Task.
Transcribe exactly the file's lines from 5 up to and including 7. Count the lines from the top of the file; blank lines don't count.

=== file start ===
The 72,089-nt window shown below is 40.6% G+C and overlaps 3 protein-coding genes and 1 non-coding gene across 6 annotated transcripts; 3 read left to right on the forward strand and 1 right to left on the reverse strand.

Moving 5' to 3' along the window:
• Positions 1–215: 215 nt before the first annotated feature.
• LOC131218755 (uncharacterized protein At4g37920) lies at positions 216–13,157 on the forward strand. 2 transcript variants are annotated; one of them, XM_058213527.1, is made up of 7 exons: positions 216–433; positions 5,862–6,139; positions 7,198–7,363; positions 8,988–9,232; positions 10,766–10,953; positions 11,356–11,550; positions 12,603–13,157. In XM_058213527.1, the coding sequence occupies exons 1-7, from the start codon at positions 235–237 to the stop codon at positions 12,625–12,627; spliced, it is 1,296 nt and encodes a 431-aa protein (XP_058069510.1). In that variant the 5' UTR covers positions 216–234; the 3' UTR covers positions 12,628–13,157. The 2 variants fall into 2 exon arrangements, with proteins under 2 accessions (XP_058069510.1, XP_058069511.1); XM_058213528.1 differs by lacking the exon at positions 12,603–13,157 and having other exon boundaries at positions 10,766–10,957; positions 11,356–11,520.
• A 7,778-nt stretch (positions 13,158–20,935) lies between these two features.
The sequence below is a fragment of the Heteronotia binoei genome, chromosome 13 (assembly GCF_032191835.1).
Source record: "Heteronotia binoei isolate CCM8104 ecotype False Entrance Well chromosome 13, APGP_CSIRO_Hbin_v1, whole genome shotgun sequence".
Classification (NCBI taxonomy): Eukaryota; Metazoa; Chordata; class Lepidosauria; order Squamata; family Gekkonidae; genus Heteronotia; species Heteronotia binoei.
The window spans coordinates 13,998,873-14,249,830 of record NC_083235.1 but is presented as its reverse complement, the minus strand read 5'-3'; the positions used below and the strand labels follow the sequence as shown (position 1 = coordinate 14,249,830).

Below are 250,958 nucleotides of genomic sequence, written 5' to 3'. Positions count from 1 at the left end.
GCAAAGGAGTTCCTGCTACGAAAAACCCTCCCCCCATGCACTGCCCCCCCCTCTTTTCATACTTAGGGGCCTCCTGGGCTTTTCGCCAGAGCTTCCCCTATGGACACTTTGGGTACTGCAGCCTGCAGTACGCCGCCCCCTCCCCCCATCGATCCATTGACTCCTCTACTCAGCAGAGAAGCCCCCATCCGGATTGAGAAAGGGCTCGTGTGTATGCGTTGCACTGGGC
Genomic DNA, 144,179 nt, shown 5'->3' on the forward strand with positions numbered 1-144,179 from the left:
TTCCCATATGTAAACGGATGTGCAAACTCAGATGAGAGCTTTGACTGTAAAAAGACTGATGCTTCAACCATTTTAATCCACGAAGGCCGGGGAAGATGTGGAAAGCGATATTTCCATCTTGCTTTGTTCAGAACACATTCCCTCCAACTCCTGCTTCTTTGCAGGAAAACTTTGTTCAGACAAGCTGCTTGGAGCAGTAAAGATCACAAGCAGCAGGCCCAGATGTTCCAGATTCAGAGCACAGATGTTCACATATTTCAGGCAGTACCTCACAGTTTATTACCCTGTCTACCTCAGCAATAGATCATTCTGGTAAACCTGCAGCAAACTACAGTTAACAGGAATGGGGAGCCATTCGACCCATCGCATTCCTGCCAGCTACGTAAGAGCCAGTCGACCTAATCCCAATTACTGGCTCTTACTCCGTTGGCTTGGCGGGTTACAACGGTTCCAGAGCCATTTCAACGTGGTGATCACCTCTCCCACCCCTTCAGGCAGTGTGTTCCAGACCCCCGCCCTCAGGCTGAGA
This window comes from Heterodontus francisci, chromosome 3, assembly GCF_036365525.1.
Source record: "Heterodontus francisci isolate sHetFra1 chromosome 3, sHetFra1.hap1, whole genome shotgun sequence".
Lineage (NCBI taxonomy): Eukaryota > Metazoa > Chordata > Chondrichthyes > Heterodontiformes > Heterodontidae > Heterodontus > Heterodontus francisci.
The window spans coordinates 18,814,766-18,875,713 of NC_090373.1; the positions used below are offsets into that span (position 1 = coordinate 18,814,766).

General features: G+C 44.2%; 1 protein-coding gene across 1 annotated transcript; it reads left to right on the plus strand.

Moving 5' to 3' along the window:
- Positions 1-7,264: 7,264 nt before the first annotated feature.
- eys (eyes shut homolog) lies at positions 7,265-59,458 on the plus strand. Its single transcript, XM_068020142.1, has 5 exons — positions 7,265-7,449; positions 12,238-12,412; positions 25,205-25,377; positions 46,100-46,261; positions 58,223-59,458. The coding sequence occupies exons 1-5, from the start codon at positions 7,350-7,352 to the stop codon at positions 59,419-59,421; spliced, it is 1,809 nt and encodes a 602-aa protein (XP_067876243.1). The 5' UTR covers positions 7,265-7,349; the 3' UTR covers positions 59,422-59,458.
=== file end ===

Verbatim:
• A 7,778-nt stretch (positions 13,158–20,935) lies between these two features.
The sequence below is a fragment of the Heteronotia binoei genome, chromosome 13 (assembly GCF_032191835.1).
Source record: "Heteronotia binoei isolate CCM8104 ecotype False Entrance Well chromosome 13, APGP_CSIRO_Hbin_v1, whole genome shotgun sequence".